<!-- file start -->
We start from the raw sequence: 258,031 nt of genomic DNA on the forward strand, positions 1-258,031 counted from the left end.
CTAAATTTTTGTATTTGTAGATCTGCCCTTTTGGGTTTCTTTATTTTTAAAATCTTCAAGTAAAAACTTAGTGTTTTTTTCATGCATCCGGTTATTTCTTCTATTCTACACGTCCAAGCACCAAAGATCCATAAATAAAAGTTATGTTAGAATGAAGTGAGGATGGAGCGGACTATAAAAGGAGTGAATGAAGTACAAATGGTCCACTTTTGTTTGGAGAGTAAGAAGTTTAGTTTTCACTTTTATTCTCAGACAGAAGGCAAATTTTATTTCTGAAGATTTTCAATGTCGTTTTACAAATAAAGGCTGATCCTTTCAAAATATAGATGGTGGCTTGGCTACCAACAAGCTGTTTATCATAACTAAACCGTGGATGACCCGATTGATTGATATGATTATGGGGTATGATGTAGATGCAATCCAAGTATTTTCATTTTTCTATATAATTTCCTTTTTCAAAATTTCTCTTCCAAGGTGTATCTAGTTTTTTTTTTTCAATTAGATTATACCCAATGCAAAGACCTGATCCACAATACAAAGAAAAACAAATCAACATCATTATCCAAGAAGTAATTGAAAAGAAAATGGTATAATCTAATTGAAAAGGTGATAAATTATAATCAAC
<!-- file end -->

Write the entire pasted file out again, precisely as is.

We start from the raw sequence: 258,031 nt of genomic DNA on the forward strand, positions 1-258,031 counted from the left end.
CTAAATTTTTGTATTTGTAGATCTGCCCTTTTGGGTTTCTTTATTTTTAAAATCTTCAAGTAAAAACTTAGTGTTTTTTTCATGCATCCGGTTATTTCTTCTATTCTACACGTCCAAGCACCAAAGATCCATAAATAAAAGTTATGTTAGAATGAAGTGAGGATGGAGCGGACTATAAAAGGAGTGAATGAAGTACAAATGGTCCACTTTTGTTTGGAGAGTAAGAAGTTTAGTTTTCACTTTTATTCTCAGACAGAAGGCAAATTTTATTTCTGAAGATTTTCAATGTCGTTTTACAAATAAAGGCTGATCCTTTCAAAATATAGATGGTGGCTTGGCTACCAACAAGCTGTTTATCATAACTAAACCGTGGATGACCCGATTGATTGATATGATTATGGGGTATGATGTAGATGCAATCCAAGTATTTTCATTTTTCTATATAATTTCCTTTTTCAAAATTTCTCTTCCAAGGTGTATCTAGTTTTTTTTTTTCAATTAGATTATACCCAATGCAAAGACCTGATCCACAATACAAAGAAAAACAAATCAACATCATTATCCAAGAAGTAATTGAAAAGAAAATGGTATAATCTAATTGAAAAGGTGATAAATTATAATCAAC